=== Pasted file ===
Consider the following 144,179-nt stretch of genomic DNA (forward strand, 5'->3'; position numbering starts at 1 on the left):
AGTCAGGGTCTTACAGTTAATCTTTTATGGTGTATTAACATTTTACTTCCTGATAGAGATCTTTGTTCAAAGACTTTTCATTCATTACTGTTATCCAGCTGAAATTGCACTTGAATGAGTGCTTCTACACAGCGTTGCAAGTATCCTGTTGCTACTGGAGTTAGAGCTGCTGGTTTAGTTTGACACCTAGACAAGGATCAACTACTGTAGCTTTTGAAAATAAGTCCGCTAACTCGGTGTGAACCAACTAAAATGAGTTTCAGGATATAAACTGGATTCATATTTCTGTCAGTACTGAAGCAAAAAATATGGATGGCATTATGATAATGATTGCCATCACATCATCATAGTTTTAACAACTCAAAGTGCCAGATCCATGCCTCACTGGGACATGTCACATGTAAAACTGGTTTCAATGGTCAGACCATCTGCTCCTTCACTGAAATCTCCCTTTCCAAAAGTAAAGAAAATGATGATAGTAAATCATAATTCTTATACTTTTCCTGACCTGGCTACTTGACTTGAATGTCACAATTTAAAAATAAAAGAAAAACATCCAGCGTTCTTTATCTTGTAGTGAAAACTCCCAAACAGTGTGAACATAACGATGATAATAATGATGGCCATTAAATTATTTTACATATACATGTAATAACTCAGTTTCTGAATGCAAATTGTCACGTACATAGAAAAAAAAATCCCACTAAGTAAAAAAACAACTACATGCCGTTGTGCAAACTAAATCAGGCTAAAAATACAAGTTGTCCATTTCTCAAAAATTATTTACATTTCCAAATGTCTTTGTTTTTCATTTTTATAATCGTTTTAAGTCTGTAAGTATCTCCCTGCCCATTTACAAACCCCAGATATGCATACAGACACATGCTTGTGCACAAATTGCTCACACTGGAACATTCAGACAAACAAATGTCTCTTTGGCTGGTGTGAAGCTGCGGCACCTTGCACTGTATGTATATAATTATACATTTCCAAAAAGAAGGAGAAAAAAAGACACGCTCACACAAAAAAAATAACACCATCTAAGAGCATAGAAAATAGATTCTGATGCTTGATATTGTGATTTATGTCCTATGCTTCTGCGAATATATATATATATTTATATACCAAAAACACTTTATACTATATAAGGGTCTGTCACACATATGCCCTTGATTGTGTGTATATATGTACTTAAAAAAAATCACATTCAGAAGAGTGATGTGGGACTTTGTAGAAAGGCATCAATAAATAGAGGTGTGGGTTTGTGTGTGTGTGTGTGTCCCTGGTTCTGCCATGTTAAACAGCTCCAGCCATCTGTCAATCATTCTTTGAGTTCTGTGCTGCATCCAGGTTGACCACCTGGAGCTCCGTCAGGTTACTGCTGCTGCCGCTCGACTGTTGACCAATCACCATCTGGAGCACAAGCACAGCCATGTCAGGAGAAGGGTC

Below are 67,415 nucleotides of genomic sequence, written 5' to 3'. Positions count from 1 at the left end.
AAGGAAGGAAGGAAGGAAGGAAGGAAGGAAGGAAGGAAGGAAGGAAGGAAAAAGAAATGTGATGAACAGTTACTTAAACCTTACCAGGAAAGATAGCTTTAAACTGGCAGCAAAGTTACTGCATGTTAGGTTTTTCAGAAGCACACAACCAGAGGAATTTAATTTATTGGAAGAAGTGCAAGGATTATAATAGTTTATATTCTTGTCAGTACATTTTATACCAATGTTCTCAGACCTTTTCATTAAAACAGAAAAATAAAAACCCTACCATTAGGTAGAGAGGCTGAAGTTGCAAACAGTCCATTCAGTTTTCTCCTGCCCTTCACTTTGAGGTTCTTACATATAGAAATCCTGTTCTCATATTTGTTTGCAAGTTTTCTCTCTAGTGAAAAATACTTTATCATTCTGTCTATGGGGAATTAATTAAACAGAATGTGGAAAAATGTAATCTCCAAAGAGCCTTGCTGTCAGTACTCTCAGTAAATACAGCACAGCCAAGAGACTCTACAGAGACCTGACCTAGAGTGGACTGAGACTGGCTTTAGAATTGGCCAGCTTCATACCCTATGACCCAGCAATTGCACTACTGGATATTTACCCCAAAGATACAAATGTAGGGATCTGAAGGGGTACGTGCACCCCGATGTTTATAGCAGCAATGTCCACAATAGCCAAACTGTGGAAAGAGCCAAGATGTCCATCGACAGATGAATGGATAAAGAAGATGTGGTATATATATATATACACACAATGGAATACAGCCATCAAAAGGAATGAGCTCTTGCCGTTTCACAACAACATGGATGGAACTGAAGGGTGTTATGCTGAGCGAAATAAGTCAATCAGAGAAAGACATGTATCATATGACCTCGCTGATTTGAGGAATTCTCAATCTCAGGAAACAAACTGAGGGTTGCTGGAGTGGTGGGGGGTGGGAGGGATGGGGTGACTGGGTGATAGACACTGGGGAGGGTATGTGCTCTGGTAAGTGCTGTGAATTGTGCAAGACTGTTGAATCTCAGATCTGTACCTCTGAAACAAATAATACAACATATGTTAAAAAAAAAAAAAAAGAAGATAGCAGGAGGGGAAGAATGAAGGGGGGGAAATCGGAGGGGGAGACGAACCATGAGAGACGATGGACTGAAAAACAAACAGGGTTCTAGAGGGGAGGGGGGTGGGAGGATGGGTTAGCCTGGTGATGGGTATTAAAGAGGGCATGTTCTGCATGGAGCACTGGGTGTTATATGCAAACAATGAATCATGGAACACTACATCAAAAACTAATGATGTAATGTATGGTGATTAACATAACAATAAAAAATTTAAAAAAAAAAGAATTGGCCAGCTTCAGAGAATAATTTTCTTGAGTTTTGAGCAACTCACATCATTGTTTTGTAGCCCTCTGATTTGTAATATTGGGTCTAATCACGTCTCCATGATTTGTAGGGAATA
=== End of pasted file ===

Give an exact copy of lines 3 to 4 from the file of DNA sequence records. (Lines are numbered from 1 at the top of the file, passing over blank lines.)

Below are 67,415 nucleotides of genomic sequence, written 5' to 3'. Positions count from 1 at the left end.
AAGGAAGGAAGGAAGGAAGGAAGGAAGGAAGGAAGGAAGGAAGGAAGGAAAAAGAAATGTGATGAACAGTTACTTAAACCTTACCAGGAAAGATAGCTTTAAACTGGCAGCAAAGTTACTGCATGTTAGGTTTTTCAGAAGCACACAACCAGAGGAATTTAATTTATTGGAAGAAGTGCAAGGATTATAATAGTTTATATTCTTGTCAGTACATTTTATACCAATGTTCTCAGACCTTTTCATTAAAACAGAAAAATAAAAACCCTACCATTAGGTAGAGAGGCTGAAGTTGCAAACAGTCCATTCAGTTTTCTCCTGCCCTTCACTTTGAGGTTCTTACATATAGAAATCCTGTTCTCATATTTGTTTGCAAGTTTTCTCTCTAGTGAAAAATACTTTATCATTCTGTCTATGGGGAATTAATTAAACAGAATGTGGAAAAATGTAATCTCCAAAGAGCCTTGCTGTCAGTACTCTCAGTAAATACAGCACAGCCAAGAGACTCTACAGAGACCTGACCTAGAGTGGACTGAGACTGGCTTTAGAATTGGCCAGCTTCATACCCTATGACCCAGCAATTGCACTACTGGATATTTACCCCAAAGATACAAATGTAGGGATCTGAAGGGGTACGTGCACCCCGATGTTTATAGCAGCAATGTCCACAATAGCCAAACTGTGGAAAGAGCCAAGATGTCCATCGACAGATGAATGGATAAAGAAGATGTGGTATATATATATATACACACAATGGAATACAGCCATCAAAAGGAATGAGCTCTTGCCGTTTCACAACAACATGGATGGAACTGAAGGGTGTTATGCTGAGCGAAATAAGTCAATCAGAGAAAGACATGTATCATATGACCTCGCTGATTTGAGGAATTCTCAATCTCAGGAAACAAACTGAGGGTTGCTGGAGTGGTGGGGGGTGGGAGGGATGGGGTGACTGGGTGATAGACACTGGGGAGGGTATGTGCTCTGGTAAGTGCTGTGAATTGTGCAAGACTGTTGAATCTCAGATCTGTACCTCTGAAACAAATAATACAACATATGTTAAAAAAAAAAAAAAAGAAGATAGCAGGAGGGGAAGAATGAAGGGGGGGAAATCGGAGGGGGAGACGAACCATGAGAGACGATGGACTGAAAAACAAACAGGGTTCTAGAGGGGAGGGGGGTGGGAGGATGGGTTAGCCTGGTGATGGGTATTAAAGAGGGCATGTTCTGCATGGAGCACTGGGTGTTATATGCAAACAATGAATCATGGAACACTACATCAAAAACTAATGATGTAATGTATGGTGATTAACATAACAATAAAAAATTTAAAAAAAAAAGAATTGGCCAGCTTCAGAGAATAATTTTCTTGAGTTTTGAGCAACTCACATCATTGTTTTGTAGCCCTCTGATTTGTAATATTGGGTCTAATCACGTCTCCATGATTTGTAGGGAATA